Technology Meets Tennis, or the (Machine Vision) Eyes Have It
Close only counts, we've been told, with horseshoes and hand-grenades. But recent news from the sports-meets-technology department causes us to consider adding "tennis" to the list -- and therein the controversey begins.
It turns out that "close" really does count in tennis. Just ask Wimbledon tennis champion Roger Federer, who during his final 2007 match against Rafael Nadal, claimed that Nadal hit a ball that appeared to land out of bounds, but was declared in bounds. At the center of the storm that erupted was the Hawk-Eye Officiating System , a machine-vision application that is supposed to determine without a doubt whether a ball lands inside or outside the line. In 2007, Federer said Nadal's ball landed outside, but the Hawk-Eye system said otherwise. And the umpire went with Hawk-Eye.
The way the system works, at least according to the Hawk-Eye web site, is that multiple cameras are set up around the periminter of the court. Vision processing then identifies the center of the ball within each frame of each camera. Camera movement is compensated for by also tracking the lines of the court. The system then triangulates the information from each calibrated camera to provide the 3D position of the ball. This process is repeated for each frame so that the 3D positions of the ball can be combined to produce a single trajectory of the flight of the ball. Finally, the trajectory calculates at exact bounce contact area the ball made with the court. Sounds simple enough, right?
But with the 2008 Wimbledon just weeks away, controversey over the technology has boiled up again, thanks to the paper You Cannot Be Serious! Public Understanding of Technology with Special Reference to `Hawk-Eye' written by Harry Collins and Robert Evans of the Cardiff School of Social Science challenges whether devices such as the Hawk-Eye system can actually always be right. According to the research team, the Hawk-Eye machine reported that the ball nicked the baseline by 1mm. However, Hawk-Eye Innovations, the device's manufacturer, also states that the average error of the machine is 3.6mm. If the Cardiff analysis is correct, the errors can be even larger than 3.6mm on some occasions. The International Tennis Federation, which tests the machines for use, would accept that Hawk-Eye had passed its test if it called the ball in by 1mm while the true position was out by 5mm.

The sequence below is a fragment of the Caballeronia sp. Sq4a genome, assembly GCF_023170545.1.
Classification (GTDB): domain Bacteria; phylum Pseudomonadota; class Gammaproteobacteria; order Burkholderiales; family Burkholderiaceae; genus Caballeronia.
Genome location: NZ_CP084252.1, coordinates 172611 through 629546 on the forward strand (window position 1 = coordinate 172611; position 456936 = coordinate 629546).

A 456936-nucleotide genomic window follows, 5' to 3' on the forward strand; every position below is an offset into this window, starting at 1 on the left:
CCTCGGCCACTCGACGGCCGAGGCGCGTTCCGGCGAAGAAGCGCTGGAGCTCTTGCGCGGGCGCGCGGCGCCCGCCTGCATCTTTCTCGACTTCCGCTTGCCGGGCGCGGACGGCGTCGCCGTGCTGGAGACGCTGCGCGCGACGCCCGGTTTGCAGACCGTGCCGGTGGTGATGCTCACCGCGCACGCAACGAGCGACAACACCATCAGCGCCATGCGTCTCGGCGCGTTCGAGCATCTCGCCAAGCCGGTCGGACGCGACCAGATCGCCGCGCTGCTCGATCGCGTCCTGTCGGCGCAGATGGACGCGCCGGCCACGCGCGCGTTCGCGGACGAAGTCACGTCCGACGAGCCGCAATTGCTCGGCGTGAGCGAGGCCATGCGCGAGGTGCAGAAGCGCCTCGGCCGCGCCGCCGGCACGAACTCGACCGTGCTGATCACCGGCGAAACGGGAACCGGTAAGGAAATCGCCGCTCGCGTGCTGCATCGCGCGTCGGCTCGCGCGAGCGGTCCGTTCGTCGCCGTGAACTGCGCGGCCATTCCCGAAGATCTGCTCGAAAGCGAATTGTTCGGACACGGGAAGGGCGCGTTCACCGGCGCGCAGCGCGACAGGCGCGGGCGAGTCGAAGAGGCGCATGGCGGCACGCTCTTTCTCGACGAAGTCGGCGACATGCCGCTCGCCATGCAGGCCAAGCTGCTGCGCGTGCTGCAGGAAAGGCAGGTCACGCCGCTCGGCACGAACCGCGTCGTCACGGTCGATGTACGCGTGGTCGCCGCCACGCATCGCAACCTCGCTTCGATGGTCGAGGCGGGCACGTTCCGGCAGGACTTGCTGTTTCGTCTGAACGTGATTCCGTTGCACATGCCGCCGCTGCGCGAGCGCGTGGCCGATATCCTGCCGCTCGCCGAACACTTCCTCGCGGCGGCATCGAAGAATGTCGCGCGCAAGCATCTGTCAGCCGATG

In their paper, Collins and Evans introduce the "automated decision principle" which states that automated sports decision aids should not correct, but should reproduce human systematic errors -- the typical errors made by human judges and viewers such as calling a tennis ball "out" when it looks out to everyone even if the electronics suggest it might just have been in. At the same time, the devices should be used as they are now to correct or reduce human random errors, which come from lapses of concentration, an obscured view or very fast action -- but the fact that the machine can also make mistakes should always be clear. If adopted, this principle, would involve significant changes in the way devices such as Hawk-Eye are currently used in sport.
"To avoid any chance of misleading the public," says Collins, "we believe that Hawk-Eye's conclusion should be accompanied by statements and/or displays of the size of the possible errors, as is normal in science. This would ensure that the public is much better informed as to the limits and possibilities of technology."
The analysis concludes that devices like Hawk-Eye might be in danger of unnecessarily changing the traditional nature of certain games because they don't take into account how humans systematic when making judgements.
Of course, I'm wondering what the point of all this is. We all know that the other team always cheats and that umpires are uniformly blind. That's the beauty of sports.